Duties of Directors Under Cyprus Companies Law

Duties of Directors Under Cyprus Companies Law

Cyprus Companies Law (Cap. The Cyprus Companies Law (Cap. 113) stipulates that each private company must have at most one director, and that every public company must have at minimum two directors (s.170). Every company must also have a secretary. A sole director cannot be the secretary. In the case of a private limited company with only one member, the sole director may be the secretary (s.171).

Section 174 of Cap.113 states that the acts of directors and managers are valid regardless of any defects discovered after their appointment or qualification. Directors have the power to make important decisions and are subject to several obligations to ensure that the interests of the company are protected.

Director’s Duties:

A. Fiduciary Duty

b. Duty to exercise skill, care

c. Statutory Duties

It is important to clarify that the principle of directorship does not differ between nominee, executive and non-executive directors. Keep in mind that Directors are responsible for the company’s performance and not individual shareholders.

Fiduciary duty:

The Law states that a director owes the company a duty to act in good faith and in the company’s best interests. This duty is called the “fiduciary obligation”. This means that the director must promote the company’s profitability and protect the company’s interests.

Director’s primary duty is to act in best interest of the company, which is often taken to mean the interests of current and future shareholders.

The fiduciary obligation can be described as follows in practice:

1. Directors must act in good faith for the company’s best interests.

See also  Trade Shows and Inflatable Furniture Advertising

2. Directors must act according to the company’s constitution. The memorandum and articles of association. Directors must act in accordance with company’s constitution.

3. Directors are forbidden from using company property, information, or opportunities for their own benefit or that of others, except as permitted by the company’s Constitution or in specific cases where the company has approved such use.

4. Directors cannot agree to limit their ability to exercise independent judgment. However, directors may agree to limit their power to exercise independent judgment if they believe it is in the company’s best interests to enter into a transaction.

5. Directors are required to report to the company any benefits they receive as a result of transactions if there is conflict between their interests or duties and those of the company. Directors are not required to account for any benefit, unless they have been allowed to have it by company constitution or if the interest has been disclosed to the company’s general meeting.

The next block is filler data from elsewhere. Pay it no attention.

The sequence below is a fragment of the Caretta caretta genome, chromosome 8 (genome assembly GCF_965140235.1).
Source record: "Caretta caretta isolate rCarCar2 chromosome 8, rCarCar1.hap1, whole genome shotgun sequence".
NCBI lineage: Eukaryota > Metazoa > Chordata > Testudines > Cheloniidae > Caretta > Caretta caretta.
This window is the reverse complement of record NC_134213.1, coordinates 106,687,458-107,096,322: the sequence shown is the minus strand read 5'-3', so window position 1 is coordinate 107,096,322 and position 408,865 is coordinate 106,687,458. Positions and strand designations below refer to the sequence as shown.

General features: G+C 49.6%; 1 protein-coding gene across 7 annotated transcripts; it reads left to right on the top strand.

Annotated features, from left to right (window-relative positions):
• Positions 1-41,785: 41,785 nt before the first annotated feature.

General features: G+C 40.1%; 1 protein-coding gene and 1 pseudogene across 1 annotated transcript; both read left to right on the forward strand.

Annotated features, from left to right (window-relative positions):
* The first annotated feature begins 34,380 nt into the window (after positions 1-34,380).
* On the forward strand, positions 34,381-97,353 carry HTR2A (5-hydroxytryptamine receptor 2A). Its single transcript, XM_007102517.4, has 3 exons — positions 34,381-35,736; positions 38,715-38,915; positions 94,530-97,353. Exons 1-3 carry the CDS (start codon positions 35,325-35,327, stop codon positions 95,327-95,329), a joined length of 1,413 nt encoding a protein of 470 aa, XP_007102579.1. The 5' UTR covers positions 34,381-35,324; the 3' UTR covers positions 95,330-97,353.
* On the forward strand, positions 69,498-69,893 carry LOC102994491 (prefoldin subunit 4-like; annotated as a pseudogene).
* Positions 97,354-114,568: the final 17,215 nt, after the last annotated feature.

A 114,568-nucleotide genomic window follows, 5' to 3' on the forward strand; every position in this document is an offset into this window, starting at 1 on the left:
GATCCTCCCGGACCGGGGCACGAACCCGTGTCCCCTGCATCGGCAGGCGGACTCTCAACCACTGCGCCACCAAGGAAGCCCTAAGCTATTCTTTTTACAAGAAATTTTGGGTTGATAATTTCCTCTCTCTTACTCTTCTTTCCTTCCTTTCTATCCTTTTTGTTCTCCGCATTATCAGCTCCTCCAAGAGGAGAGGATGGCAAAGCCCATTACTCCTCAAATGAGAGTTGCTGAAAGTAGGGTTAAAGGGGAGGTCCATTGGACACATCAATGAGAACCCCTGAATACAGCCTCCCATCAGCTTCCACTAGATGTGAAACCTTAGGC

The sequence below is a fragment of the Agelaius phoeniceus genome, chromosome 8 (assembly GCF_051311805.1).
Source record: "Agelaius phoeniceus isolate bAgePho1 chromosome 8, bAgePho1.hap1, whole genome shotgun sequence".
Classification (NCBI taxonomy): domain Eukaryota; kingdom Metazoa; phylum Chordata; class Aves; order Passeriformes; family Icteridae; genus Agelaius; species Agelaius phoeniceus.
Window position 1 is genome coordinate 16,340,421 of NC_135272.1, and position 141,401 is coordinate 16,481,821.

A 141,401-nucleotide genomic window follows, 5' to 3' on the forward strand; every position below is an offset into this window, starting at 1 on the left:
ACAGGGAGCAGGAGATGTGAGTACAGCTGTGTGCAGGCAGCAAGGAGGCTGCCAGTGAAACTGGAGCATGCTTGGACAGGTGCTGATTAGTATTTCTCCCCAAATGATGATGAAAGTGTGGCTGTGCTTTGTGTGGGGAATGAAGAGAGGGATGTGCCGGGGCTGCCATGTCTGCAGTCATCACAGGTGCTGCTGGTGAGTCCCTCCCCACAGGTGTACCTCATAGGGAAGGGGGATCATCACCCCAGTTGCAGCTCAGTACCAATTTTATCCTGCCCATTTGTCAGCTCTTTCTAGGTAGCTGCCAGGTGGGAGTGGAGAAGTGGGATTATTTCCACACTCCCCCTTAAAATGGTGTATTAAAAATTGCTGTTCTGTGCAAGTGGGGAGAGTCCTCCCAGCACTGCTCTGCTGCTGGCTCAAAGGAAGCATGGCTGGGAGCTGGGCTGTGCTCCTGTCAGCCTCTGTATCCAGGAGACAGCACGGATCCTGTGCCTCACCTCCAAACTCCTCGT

6. Directors should act fair as members of the company.

7. It appears that directors allow companies to continue to borrow credit during a company winding down. If they fail to prove that they took every step to minimize or eliminate any loss, they could be personally liable.

Care and skill:

Re D’ Jan of London Limited [1993] B.C.C. outlines the modern approach to duty of care. Re D’ Jan of London Limited [1993] B.C.C. 646, an important English case relating to directors’ duties of care, is the leading example. “The conduct of: A reasonably diligent person refers to a person who has both (a) the general skills, knowledge and experience that can reasonably be expected from a person performing the same functions in relation to the company as that director and (b) that director’s general knowledge, experience, skill, and skill.

See also  Putting A Lens On Microstrategy Online Training

It is difficult to determine what the above definition means because there is no clear authority. The first part of this definition is an ‘objective’ (or a benchmark) test of what a reasonable person might expect from a director under specific circumstances. The second part of this test states that if a director has a specific skill or level of expertise, he/she must exercise that skill in addition to the benchmark.

Statutory Duties

The Companies Law and other legislation impose a number of statutory obligations on directors. The Income Tax, VAT and Customs & Excise Legislations, Health and Safety and Environmental legislation.

Directors are subject to the following statutory liabilities under the Companies Law:

* Register of Directors & Secretary (s.

* Register of Directors Interests (s.

* Disclosure of loss of office payment in connection to transfer of shares in company (s.185)

* Disclosure of interest in contracts (s.191)

* Direct loans (s.188-189);

* Prospectus offers (s.31 -.39);

* Pre-emption rights/Transfer of shares (s.71-82);

* Fraudulent trading (s.311)

* Balance sheet and profit and loss account (s.142);

* Falsification or destruction of company documents (s.308)

* Duties in the antecedent or course of winding down (s.207, section 213)

* Annual return and Directors’ report (s.151);

* Available for review and investigation (s. 141);

Keep this in mind:

Companies Law makes breaching director’s duties a criminal offense. Penalties can range from a default penalty to two years imprisonment. Directors are also liable for any losses caused by their breach of duties. Directors could be prosecuted by the Inland Revenue or Customs & Excise Department for tax-related offenses.

See also  Cosmetic Tubes: Everything There's to Know